“People got the message,” adds Pam Burney, vice president of community initiatives for the ASPCA and who visited several participating shelters during the event. “What’s great is all the shelters did well—even small ones.”
That’s certainly true of North Richland Hills Animal Adoption & Rescue Center, which placed 39 pets during their event. “In 2013, for the entire month of August, we placed less than that—just 34,” says Chun Mezger, humane division supervisor for the City of North Richland Hills. “Our community really supported us.”
Staff at North Richland Hills Animal Adoption & Rescue Center rallied in memory of their co-worker Mary Beth Chastain who died of cancer four days earlier. The shelter placed 39 pets during the event—more adoptions than in the entire month of August 2013.
For Chun’s staff, the event was also tinged with sadness. “We just lost one of our own—Mary Beth Chastain, a humane officer—to cancer on Wednesday,” Mezger says. “But our team did an amazing job pulling together to honor Mary Beth by ‘knocking it out of the park’ on Saturday.”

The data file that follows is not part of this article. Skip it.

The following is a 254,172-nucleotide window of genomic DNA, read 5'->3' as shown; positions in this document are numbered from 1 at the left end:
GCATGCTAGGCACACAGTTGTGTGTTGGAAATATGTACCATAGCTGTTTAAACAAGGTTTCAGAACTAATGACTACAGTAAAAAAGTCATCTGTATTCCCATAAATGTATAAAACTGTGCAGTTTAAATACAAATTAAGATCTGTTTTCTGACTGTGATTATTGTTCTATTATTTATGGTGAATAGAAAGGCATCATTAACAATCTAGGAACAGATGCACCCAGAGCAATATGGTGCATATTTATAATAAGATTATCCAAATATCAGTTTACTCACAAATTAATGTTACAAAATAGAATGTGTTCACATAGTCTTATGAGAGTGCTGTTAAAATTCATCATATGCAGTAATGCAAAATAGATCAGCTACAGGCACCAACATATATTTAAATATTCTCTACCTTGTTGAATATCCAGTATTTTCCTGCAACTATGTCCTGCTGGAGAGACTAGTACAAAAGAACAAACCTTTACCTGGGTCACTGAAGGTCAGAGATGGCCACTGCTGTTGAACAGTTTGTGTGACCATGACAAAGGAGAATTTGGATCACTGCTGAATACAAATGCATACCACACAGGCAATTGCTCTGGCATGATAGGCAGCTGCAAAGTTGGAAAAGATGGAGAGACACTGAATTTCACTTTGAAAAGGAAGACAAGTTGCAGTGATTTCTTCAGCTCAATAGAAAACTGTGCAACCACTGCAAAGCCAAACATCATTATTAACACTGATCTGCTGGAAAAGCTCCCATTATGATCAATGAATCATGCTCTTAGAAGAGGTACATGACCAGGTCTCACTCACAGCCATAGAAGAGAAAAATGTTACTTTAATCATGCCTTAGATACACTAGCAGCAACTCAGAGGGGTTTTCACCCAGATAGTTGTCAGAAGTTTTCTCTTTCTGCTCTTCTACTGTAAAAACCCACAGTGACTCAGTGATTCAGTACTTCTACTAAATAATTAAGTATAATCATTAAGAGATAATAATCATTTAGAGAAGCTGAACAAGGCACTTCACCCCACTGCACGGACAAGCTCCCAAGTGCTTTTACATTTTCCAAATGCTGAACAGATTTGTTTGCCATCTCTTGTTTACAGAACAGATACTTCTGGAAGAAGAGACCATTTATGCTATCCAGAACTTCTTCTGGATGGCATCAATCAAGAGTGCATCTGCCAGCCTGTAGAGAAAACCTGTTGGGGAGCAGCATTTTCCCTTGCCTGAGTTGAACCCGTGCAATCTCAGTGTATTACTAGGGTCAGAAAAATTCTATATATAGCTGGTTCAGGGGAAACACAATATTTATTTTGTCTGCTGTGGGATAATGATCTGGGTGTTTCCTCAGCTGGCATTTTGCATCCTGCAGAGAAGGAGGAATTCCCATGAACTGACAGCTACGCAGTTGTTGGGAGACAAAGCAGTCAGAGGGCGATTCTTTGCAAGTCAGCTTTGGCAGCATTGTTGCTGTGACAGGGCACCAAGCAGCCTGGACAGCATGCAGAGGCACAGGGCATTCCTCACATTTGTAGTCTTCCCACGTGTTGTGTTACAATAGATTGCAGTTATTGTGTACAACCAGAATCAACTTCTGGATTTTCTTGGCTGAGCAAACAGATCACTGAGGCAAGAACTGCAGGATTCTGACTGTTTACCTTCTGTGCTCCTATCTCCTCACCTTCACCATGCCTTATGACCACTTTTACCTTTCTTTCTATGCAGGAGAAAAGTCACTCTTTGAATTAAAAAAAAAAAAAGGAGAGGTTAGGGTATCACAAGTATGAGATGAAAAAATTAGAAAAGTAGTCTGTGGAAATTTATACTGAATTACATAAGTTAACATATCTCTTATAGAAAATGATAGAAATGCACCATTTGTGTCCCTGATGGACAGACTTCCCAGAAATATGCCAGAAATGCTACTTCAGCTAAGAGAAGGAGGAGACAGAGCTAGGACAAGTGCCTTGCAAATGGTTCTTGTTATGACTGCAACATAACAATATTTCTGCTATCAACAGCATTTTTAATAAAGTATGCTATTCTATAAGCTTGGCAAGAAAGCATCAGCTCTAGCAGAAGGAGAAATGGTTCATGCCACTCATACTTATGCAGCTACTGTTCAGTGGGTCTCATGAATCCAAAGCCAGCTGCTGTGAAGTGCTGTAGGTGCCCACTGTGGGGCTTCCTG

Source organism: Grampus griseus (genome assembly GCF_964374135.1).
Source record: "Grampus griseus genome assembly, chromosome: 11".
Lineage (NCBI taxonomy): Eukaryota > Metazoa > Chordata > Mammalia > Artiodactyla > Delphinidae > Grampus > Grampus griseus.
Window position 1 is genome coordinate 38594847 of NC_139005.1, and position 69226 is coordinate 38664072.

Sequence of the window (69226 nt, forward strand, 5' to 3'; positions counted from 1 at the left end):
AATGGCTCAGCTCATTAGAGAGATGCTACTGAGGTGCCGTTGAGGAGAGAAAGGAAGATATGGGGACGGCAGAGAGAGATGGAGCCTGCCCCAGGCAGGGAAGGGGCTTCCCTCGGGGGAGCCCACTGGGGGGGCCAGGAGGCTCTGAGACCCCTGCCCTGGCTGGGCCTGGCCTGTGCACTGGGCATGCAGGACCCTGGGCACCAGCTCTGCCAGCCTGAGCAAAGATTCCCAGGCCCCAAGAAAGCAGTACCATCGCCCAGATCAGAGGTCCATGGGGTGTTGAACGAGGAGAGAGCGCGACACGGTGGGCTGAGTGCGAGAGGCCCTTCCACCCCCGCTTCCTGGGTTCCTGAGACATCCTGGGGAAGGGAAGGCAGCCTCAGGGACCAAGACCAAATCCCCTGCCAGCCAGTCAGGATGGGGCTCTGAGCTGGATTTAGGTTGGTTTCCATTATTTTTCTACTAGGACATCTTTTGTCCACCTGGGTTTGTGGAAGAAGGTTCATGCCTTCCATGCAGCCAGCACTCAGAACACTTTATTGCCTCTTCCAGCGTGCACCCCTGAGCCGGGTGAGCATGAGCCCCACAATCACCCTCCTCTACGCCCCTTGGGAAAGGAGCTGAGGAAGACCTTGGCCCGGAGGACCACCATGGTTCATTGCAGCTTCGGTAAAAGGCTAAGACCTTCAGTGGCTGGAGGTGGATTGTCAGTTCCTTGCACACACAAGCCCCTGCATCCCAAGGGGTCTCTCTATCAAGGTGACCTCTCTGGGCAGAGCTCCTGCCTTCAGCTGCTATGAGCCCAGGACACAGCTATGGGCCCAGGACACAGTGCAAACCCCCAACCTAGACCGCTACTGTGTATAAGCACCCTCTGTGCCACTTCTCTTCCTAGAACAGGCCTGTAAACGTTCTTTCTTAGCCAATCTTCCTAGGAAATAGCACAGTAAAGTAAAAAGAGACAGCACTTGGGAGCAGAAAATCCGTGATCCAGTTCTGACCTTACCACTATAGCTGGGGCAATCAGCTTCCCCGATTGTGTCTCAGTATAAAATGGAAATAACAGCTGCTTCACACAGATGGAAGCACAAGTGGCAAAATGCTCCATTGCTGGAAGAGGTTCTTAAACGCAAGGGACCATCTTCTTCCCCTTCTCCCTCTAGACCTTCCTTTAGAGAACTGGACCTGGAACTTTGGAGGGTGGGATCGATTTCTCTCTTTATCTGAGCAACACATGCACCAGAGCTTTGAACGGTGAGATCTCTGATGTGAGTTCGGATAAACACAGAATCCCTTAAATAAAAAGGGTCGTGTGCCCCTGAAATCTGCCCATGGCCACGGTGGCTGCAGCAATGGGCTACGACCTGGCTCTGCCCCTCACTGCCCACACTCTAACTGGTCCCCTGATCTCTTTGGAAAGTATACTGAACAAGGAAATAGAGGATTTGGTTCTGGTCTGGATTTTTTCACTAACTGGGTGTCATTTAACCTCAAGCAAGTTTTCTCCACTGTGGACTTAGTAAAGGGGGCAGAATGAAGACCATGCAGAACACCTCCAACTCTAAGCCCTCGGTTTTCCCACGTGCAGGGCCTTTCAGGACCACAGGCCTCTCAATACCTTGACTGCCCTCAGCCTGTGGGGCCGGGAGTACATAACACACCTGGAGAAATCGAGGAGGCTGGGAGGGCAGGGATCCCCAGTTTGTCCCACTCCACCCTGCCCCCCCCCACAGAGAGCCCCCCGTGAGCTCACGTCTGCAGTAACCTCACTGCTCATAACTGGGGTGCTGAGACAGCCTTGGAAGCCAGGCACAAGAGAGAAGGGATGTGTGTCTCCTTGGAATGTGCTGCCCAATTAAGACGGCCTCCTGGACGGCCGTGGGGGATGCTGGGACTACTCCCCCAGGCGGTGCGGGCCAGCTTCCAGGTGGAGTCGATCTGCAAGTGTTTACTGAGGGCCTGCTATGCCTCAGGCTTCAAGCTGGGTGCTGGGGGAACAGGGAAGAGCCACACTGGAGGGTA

In 2013, aggregate adoptions for the same 33 participating shelters, on the same August day, was just 266, according to Price. The final count for Empty the Shelter Day increased that number nearly ten-fold.
“For the first time ever, our two shelters were nearly empty,” says James Bias, president and CEO of the SPCA of Texas, where just three dogs remained at the organization’s Jan Rees-Jones Animal Care Center in Dallas and its Russell H. Perry Animal Care Center in McKinney stood empty. “In one day, 163 animals found their forever homes—half as many as find homes in any given week.”
By 4 PM, HSNT had run out of dogs (Courtesy HSNT)
“We’ve never seen room after room of empty kennels,” adds Barnes, whose organization was out of its 208 dogs by 4 p.m. and by day’s end had also placed 126 cats, two rabbits and three other small mammals. “It was a real morale booster.”
By 2:30 p.m., Dallas Animal Services was out of adoptable pets and began directing clients to its Lost and Found area where they could pre-adopt animals on stray hold if they went unclaimed. “I’d never seen it empty like this since the day we opened,” says Poling. “Pod after pod, row after row. It was almost eerie. But it was a great thing.”
Hazel Russell of Watauga, Texas adopted Chloe, a Chihuahua, at the N. Richland Hills event. (Courtesy NRHAA&RC)